Located in the Paraphilias section with pedophilia, exhibitionism, and voyeurism, Transvestic Fetishism equates crossdressing and expression of femininity by birth-assigned males with sexual deviance. Ambiguous language in Criteria A and B may implicate all transwomen, including transsexual women, who are birth-assigned male, attracted to women, wear clothing that is typical or ordinary for other women, and are distressed by social prejudice as perpetually diagnosable. In fact, the DSM-IV Casebook, edited by Robert Spitzer, recommends a diagnosis of Transvestic Fetishism for a male whose cross-dressing is not necessarily sexually motivated and whose only impairment is an intolerant spouse.

Dr. Ray Blanchard, chair of the Paraphilias Subcommittee of the DSM-V Workgroup for Sexual and Gender Identity Disorders, has proposed to retain these flawed diagnostic criteria and add the pejorative label of “autogynephilia” to the diagnosis, as a specifier for transsexual women.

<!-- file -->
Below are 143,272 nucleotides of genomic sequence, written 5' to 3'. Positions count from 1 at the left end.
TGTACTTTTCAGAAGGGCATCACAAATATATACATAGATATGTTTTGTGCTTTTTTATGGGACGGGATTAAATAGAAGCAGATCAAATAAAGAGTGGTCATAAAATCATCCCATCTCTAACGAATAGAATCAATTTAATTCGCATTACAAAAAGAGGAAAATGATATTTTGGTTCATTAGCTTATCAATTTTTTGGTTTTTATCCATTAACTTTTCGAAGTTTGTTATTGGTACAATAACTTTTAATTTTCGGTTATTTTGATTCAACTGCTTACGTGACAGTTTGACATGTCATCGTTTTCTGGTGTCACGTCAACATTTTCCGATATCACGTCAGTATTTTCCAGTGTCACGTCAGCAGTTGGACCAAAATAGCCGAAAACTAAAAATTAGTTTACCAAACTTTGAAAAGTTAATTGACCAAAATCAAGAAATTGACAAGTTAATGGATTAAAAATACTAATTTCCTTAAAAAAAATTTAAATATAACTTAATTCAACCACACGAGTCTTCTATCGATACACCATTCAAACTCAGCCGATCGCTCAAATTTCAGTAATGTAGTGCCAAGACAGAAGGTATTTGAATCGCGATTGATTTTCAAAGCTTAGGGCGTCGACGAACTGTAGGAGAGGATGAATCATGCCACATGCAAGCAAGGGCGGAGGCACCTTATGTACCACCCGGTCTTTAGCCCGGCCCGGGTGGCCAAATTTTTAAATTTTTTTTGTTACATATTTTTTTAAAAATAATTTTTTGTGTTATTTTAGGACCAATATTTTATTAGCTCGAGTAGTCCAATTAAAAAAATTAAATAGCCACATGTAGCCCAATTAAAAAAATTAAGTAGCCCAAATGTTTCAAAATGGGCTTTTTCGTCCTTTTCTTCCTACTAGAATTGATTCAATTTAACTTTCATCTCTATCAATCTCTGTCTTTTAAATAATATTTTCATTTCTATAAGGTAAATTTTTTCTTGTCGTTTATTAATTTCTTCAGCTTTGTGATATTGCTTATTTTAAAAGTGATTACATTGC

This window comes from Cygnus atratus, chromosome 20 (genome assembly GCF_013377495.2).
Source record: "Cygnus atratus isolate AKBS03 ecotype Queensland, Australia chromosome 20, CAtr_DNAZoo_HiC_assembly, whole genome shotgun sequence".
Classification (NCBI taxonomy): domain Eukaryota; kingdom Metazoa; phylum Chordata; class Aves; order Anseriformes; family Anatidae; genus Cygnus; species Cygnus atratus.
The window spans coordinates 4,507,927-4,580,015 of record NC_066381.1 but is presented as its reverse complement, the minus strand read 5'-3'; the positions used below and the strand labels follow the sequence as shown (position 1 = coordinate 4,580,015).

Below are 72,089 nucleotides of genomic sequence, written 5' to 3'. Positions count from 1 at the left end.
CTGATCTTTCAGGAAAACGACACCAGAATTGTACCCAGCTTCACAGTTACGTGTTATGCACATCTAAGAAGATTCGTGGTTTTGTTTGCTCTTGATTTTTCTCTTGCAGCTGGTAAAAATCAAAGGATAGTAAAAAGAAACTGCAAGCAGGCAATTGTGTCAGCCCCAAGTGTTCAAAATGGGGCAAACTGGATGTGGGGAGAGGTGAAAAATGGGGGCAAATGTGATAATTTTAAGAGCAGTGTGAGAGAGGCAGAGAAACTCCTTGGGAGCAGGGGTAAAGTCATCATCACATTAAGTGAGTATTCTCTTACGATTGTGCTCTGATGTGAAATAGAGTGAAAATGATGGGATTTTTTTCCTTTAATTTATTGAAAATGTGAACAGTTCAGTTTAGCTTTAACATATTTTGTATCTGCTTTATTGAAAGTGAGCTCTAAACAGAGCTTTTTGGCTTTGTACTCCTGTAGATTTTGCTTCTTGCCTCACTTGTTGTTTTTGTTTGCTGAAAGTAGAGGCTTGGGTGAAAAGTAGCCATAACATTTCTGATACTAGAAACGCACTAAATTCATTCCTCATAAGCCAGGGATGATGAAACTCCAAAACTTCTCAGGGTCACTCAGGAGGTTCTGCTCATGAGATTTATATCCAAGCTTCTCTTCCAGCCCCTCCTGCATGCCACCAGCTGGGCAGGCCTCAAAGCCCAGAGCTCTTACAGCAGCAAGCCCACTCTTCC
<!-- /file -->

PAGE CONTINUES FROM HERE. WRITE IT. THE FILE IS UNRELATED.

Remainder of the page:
The Transvestic Fetishism diagnosis benefits no one and yet inflicts harm on all who do not conform to a male birth-assignment. We urge that it be removed entirely from the DSM-V.

Location in the DSM:

GID Dx in Sexual & Gender Identity Disorders is neither clinically accurate nor palatable to many transpeople

Alternate Location in the DSM?

  • Separate section within Axis I

  • Disorders generally first diagnosed in infancy, childhood, or adolescence

  • Anxiety disorders

We all agree that gender dysphoria in the Sexual and Gender Identity disorders section is neither clinically accurate nor palatable to most people in the transgender community. We also agree that there are three possible places that GD could go and that any of these would be an improvement on the current placement. However we disagree on which could be the best location. Possible classification is 1) in a separate category including the diagnosis in adults, children, and adolescence as well as other possible conditions relating to ones gender identity, 2) Disorders usually first diagnosed in infancy, childhood, or adolescence, and 3) Anxiety disorders.